(CNN) -- When temperatures start to dip to uncomfortable lows at night, there are always calls from charities to donate blankets and warm clothes for homeless people. Some iReporters came up with less predictable ways to help their fellow humans and make a creative impact in the lives of those less fortunate.
Tina Hovsepian, for example, wondered if she could help the homeless with origami. She was exploring the principles of this ancient paper-folding art at the University of Southern California School of Architecture when she envisioned a way to provide a portable shelter for the people she saw at night sleeping out on the pavement.
After working through many iterations of the design, Hovsepian developed an accordion-like shelter she calls "Cardborigami." Because of the origami design, the folding mechanism increases the sturdiness and structural integrity of the cardboard. This also allows it to be folded flat and easily carried by one person.
Hovsepian knows "Cardborigami" is not a permanent solution, but she hopes it can be a transition to something better.
"Sometimes people just need a moment out of the elements, a moment to rest and prepare for the next day."
"It has been very inspiring, hearing from people around the world who are interested in my design," says Hovsepian, who is creating a 501(c)(3) nonprofit organization to help get the folded homes on the streets.
For guidance and motivation, Hovsepian turned to the team at "Everyone Deserves a Roof," a pioneering nonprofit group that provides portable shelters for homeless people in Los Angeles, California.
The group's EDAR, a four-wheel pushcart that transforms into a shelter, offers secure storage of belongings during the day. At night, it unfolds into a one-person raised tent, providing privacy and protection from the elements.
iReporter Julie Yurth Himot, EDAR program coordinator, sees an added benefit to portable shelters.
She said that although 140 EDARs are in use, with another 50 being manufactured, the greatest measure of the units' success is the fact that one has already been returned.
One woman is no longer in need of the EDAR because she curbed her drug habit and moved into transitional housing. "It was experiencing her own bed, her own place to stay," in the EDAR, said Himot, "that made her remember the life she could have."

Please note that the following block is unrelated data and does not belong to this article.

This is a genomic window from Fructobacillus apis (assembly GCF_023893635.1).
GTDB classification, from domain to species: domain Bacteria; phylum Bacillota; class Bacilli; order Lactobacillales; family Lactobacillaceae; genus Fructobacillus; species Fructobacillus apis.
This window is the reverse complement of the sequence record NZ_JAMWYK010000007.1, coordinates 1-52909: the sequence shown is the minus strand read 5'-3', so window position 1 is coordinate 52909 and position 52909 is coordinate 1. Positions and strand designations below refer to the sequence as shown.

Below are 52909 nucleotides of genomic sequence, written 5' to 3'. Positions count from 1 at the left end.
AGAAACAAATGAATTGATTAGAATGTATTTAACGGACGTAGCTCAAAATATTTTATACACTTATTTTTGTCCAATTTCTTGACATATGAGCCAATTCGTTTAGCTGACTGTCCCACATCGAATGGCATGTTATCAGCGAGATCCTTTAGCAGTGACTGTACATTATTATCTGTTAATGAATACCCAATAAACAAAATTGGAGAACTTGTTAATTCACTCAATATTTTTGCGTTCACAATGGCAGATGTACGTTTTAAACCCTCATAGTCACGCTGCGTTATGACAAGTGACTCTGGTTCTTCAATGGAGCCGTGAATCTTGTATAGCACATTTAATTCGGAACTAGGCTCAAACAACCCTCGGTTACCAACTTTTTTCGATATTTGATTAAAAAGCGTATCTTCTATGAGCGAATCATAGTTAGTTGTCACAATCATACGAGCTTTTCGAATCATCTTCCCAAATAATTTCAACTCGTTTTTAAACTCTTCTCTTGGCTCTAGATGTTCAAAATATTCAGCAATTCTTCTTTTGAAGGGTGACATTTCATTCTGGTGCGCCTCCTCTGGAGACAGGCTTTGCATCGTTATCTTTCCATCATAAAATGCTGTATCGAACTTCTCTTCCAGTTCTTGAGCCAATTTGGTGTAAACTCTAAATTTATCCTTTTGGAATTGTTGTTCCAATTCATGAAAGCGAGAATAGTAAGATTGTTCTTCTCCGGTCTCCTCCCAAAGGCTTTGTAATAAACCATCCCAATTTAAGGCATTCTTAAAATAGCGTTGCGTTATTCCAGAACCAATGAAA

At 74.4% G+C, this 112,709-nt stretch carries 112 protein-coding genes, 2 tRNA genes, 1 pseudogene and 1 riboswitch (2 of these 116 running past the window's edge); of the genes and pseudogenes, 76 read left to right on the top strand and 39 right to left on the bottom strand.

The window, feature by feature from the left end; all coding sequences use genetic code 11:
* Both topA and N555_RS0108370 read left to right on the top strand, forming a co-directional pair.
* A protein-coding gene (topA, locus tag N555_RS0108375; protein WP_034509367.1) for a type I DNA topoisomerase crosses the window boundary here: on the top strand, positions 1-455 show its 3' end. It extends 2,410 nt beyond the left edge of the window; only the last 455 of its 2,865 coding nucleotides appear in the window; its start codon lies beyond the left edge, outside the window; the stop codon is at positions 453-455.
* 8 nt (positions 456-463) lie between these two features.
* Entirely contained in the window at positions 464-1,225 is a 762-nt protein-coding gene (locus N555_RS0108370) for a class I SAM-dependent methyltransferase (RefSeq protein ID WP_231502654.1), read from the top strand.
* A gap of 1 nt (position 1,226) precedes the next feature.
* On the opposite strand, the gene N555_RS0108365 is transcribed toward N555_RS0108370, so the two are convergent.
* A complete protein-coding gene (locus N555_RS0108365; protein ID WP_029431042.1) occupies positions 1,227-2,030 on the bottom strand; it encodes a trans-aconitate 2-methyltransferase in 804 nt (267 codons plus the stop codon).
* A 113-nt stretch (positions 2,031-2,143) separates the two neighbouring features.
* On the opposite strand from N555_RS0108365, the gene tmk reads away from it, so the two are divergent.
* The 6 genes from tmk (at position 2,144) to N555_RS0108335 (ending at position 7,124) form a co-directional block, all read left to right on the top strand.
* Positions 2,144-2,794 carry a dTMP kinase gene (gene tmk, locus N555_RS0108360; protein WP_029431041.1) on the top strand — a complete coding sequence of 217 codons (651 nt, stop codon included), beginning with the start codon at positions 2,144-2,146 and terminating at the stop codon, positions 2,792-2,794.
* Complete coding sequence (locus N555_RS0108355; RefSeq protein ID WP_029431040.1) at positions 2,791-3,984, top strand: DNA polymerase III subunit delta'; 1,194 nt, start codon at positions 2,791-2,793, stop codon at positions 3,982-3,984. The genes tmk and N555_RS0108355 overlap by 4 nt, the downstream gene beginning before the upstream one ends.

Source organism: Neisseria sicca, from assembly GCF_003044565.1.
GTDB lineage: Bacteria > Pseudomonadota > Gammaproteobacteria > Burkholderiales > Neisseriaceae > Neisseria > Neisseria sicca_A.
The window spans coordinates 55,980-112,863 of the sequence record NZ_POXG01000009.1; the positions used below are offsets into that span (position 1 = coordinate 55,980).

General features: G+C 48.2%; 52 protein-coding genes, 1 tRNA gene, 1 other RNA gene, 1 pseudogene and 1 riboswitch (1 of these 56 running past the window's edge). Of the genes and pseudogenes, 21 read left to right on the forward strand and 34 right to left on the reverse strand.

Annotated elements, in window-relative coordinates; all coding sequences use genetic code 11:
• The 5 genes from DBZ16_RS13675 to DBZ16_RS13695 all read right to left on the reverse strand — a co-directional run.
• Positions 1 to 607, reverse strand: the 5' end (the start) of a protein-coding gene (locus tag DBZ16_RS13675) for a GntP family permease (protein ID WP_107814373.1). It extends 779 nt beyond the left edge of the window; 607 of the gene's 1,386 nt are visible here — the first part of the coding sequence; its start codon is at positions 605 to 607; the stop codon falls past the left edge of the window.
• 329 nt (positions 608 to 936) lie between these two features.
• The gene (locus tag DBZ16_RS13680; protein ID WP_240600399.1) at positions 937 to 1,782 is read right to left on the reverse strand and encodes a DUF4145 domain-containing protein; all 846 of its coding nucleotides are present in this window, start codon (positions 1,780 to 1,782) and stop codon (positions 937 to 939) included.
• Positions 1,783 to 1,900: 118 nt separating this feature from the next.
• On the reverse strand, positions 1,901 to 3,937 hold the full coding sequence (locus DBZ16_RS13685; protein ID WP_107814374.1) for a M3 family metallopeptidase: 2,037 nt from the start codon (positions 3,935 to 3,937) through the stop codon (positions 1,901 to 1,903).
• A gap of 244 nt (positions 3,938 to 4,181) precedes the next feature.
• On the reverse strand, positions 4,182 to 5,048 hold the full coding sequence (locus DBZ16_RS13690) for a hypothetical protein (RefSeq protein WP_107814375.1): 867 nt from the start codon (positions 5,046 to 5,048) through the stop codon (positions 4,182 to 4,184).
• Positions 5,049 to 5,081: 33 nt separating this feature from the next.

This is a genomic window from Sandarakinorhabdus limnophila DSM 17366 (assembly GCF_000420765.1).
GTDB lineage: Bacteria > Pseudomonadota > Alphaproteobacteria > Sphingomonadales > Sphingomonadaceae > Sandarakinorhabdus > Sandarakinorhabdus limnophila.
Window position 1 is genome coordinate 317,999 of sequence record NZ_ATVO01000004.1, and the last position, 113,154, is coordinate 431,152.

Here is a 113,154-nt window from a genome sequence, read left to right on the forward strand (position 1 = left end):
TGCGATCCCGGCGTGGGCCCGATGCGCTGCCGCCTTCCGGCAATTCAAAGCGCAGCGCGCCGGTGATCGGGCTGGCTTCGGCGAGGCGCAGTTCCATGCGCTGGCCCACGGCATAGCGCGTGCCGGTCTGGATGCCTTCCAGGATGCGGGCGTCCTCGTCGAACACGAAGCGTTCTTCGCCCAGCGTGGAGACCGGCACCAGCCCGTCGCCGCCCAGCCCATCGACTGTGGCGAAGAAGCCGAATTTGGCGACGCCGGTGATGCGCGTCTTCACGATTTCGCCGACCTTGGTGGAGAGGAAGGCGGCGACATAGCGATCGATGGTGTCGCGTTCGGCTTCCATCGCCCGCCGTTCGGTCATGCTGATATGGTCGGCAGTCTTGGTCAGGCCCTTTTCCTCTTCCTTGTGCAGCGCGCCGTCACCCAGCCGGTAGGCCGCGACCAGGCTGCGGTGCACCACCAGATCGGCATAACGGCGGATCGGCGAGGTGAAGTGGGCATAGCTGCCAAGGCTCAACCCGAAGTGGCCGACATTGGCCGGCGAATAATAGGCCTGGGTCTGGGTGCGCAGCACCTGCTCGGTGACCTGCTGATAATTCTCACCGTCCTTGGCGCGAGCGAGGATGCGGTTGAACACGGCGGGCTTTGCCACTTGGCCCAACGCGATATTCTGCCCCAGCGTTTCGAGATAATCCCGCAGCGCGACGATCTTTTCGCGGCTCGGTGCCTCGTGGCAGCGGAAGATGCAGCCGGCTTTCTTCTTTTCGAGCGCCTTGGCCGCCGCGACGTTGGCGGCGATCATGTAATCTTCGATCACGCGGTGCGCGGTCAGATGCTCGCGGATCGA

Spencer Aronfeld filed an iReport about helping homeless people with the law. He provides free legal services in Miami, Florida, shelters, with the organization Lawyers to the Rescue.
He said there is a growing need for legal assistance with housing issues.
"There are more and more questions on foreclosures, property rights and mortgage law" said Aronfeld, who said this now accounts for up to a quarter of the legal inquiries he receives at the shelters.
Aronfeld said he helps many people still living in their foreclosed home. "They are desperate, knowing that on any day they will be kicked out. Some of these people have already lost their home and just don't know where to go or what to do," Aronfeld said.
He said if he can help keep the roof over just one family, it will take the strain off the homeless shelters, which are already overcrowded.
Neil Donovan, executive director for the National Coalition for the Homeless, is pleased to hear that individuals losing their homes are consulting lawyers.
"Many of these people were not entering into the conversations with lawyers or bankers about viable options other than foreclosure." said Donovan, who has seen the added pressure the housing crisis has placed on the homeless population.
"This economy and the lack of employment have increased the number of homeless, and the second tier effect would be from foreclosures, which in turn is making rental property scarce." Donovan said.
He is concerned about those that find themselves without a place to stay. "America's homeless shelter system is called the last safety net, and this net is beginning to fray."